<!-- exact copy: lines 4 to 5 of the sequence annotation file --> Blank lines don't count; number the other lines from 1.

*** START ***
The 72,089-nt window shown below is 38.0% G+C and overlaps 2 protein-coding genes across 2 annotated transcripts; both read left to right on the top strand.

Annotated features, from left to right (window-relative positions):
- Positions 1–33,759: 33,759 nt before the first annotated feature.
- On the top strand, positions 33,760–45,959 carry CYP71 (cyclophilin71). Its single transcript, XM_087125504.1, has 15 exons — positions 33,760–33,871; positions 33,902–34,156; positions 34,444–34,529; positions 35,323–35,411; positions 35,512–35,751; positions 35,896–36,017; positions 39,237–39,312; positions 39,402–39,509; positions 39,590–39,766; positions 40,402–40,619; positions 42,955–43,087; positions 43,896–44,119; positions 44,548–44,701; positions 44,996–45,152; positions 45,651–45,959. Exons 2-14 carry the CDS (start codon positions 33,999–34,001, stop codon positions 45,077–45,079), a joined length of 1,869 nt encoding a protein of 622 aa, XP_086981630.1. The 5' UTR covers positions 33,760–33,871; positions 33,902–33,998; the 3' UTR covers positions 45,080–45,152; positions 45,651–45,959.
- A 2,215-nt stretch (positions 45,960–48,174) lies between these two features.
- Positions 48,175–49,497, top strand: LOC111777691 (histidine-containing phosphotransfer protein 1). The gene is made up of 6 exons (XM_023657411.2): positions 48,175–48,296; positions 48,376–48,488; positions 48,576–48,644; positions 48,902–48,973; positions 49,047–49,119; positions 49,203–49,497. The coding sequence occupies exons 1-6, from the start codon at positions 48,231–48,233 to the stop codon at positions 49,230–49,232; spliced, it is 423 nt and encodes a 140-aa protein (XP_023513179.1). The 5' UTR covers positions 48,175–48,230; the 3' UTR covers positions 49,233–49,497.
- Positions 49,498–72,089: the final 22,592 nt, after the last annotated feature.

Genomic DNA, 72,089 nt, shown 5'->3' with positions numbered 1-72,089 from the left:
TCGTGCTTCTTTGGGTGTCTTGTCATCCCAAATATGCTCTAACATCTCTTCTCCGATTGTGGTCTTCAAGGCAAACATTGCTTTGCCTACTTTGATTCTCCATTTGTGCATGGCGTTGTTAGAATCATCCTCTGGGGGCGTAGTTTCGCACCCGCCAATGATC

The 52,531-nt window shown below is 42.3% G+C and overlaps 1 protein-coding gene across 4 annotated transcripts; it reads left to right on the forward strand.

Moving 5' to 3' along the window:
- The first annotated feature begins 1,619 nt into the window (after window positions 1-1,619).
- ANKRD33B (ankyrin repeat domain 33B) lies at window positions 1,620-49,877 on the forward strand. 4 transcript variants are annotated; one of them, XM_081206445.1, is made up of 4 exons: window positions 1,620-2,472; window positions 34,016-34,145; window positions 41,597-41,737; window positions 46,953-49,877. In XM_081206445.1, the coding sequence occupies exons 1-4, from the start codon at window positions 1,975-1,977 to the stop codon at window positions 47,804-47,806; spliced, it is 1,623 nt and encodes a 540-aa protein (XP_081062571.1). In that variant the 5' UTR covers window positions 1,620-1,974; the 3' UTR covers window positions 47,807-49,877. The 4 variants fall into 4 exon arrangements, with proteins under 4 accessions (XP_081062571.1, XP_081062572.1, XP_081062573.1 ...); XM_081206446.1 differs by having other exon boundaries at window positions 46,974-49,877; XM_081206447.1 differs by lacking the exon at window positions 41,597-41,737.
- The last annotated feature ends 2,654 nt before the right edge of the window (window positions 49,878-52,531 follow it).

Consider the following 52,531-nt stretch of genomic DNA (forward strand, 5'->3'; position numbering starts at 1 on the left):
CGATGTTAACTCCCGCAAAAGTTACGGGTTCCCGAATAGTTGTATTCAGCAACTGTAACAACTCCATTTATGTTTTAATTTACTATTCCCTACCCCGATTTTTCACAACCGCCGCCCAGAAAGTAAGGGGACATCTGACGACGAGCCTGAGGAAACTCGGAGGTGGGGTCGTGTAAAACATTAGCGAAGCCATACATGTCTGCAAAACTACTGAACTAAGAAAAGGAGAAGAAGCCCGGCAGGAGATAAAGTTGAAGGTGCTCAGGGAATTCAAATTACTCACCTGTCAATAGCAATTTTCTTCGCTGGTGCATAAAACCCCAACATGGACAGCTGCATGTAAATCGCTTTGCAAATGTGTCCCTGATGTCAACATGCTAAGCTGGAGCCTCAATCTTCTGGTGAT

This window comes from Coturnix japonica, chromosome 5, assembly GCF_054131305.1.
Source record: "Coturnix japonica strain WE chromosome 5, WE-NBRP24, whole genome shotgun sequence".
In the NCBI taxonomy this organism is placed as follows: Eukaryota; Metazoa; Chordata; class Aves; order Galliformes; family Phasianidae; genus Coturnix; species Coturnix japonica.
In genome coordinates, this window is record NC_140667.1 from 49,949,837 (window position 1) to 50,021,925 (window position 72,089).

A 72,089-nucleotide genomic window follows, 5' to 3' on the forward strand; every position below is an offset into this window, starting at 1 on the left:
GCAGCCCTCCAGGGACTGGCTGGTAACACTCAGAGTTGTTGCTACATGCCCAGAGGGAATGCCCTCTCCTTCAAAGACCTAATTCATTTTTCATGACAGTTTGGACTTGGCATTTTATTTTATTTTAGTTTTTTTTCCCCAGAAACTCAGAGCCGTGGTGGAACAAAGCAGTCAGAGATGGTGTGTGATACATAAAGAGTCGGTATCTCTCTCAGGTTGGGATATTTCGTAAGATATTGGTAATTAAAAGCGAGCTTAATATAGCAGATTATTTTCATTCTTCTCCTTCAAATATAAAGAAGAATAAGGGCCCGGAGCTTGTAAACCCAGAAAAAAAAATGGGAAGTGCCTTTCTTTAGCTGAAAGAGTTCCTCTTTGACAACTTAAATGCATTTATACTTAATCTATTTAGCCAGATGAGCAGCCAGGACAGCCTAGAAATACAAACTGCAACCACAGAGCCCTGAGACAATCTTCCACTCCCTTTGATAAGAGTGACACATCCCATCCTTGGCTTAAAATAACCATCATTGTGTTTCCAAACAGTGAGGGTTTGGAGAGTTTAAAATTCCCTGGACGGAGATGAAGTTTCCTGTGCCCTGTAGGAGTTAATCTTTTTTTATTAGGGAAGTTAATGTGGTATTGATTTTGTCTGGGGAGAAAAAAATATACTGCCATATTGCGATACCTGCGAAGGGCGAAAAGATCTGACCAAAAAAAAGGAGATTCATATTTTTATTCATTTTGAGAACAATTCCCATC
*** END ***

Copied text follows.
- On the top strand, positions 33,760–45,959 carry CYP71 (cyclophilin71). Its single transcript, XM_087125504.1, has 15 exons — positions 33,760–33,871; positions 33,902–34,156; positions 34,444–34,529; positions 35,323–35,411; positions 35,512–35,751; positions 35,896–36,017; positions 39,237–39,312; positions 39,402–39,509; positions 39,590–39,766; positions 40,402–40,619; positions 42,955–43,087; positions 43,896–44,119; positions 44,548–44,701; positions 44,996–45,152; positions 45,651–45,959. Exons 2-14 carry the CDS (start codon positions 33,999–34,001, stop codon positions 45,077–45,079), a joined length of 1,869 nt encoding a protein of 622 aa, XP_086981630.1. The 5' UTR covers positions 33,760–33,871; positions 33,902–33,998; the 3' UTR covers positions 45,080–45,152; positions 45,651–45,959.
- A 2,215-nt stretch (positions 45,960–48,174) lies between these two features.